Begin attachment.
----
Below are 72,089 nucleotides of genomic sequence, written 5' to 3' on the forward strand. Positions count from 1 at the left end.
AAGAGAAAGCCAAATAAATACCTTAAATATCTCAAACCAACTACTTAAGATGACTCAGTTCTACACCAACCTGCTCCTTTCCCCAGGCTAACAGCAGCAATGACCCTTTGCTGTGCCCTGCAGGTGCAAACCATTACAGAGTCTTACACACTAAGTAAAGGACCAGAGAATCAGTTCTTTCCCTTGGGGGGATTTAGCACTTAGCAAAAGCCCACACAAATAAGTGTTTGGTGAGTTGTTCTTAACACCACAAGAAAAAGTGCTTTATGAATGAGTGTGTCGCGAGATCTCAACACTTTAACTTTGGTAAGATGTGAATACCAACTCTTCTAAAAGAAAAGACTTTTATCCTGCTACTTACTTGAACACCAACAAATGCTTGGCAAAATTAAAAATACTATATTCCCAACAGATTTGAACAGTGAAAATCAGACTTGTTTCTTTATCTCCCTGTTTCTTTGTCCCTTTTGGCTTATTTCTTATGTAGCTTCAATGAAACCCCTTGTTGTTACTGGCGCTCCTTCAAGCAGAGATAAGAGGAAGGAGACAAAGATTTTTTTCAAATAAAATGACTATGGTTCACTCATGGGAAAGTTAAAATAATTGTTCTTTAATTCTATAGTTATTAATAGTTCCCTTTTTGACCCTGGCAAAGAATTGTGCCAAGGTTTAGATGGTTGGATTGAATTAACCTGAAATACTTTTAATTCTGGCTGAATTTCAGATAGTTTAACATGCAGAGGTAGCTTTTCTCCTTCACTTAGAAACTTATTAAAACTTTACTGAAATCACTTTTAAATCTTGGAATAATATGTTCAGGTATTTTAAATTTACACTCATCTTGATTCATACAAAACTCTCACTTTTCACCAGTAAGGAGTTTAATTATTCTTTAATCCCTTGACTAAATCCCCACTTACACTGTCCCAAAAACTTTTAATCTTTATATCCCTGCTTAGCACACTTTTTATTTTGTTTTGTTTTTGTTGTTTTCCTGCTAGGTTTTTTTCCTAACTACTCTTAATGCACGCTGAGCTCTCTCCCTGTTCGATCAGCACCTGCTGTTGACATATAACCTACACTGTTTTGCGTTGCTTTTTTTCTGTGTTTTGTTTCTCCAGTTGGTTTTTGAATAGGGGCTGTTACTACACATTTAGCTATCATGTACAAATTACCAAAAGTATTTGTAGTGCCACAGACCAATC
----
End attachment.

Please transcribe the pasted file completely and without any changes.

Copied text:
Below are 72,089 nucleotides of genomic sequence, written 5' to 3' on the forward strand. Positions count from 1 at the left end.
AAGAGAAAGCCAAATAAATACCTTAAATATCTCAAACCAACTACTTAAGATGACTCAGTTCTACACCAACCTGCTCCTTTCCCCAGGCTAACAGCAGCAATGACCCTTTGCTGTGCCCTGCAGGTGCAAACCATTACAGAGTCTTACACACTAAGTAAAGGACCAGAGAATCAGTTCTTTCCCTTGGGGGGATTTAGCACTTAGCAAAAGCCCACACAAATAAGTGTTTGGTGAGTTGTTCTTAACACCACAAGAAAAAGTGCTTTATGAATGAGTGTGTCGCGAGATCTCAACACTTTAACTTTGGTAAGATGTGAATACCAACTCTTCTAAAAGAAAAGACTTTTATCCTGCTACTTACTTGAACACCAACAAATGCTTGGCAAAATTAAAAATACTATATTCCCAACAGATTTGAACAGTGAAAATCAGACTTGTTTCTTTATCTCCCTGTTTCTTTGTCCCTTTTGGCTTATTTCTTATGTAGCTTCAATGAAACCCCTTGTTGTTACTGGCGCTCCTTCAAGCAGAGATAAGAGGAAGGAGACAAAGATTTTTTTCAAATAAAATGACTATGGTTCACTCATGGGAAAGTTAAAATAATTGTTCTTTAATTCTATAGTTATTAATAGTTCCCTTTTTGACCCTGGCAAAGAATTGTGCCAAGGTTTAGATGGTTGGATTGAATTAACCTGAAATACTTTTAATTCTGGCTGAATTTCAGATAGTTTAACATGCAGAGGTAGCTTTTCTCCTTCACTTAGAAACTTATTAAAACTTTACTGAAATCACTTTTAAATCTTGGAATAATATGTTCAGGTATTTTAAATTTACACTCATCTTGATTCATACAAAACTCTCACTTTTCACCAGTAAGGAGTTTAATTATTCTTTAATCCCTTGACTAAATCCCCACTTACACTGTCCCAAAAACTTTTAATCTTTATATCCCTGCTTAGCACACTTTTTATTTTGTTTTGTTTTTGTTGTTTTCCTGCTAGGTTTTTTTCCTAACTACTCTTAATGCACGCTGAGCTCTCTCCCTGTTCGATCAGCACCTGCTGTTGACATATAACCTACACTGTTTTGCGTTGCTTTTTTTCTGTGTTTTGTTTCTCCAGTTGGTTTTTGAATAGGGGCTGTTACTACACATTTAGCTATCATGTACAAATTACCAAAAGTATTTGTAGTGCCACAGACCAATC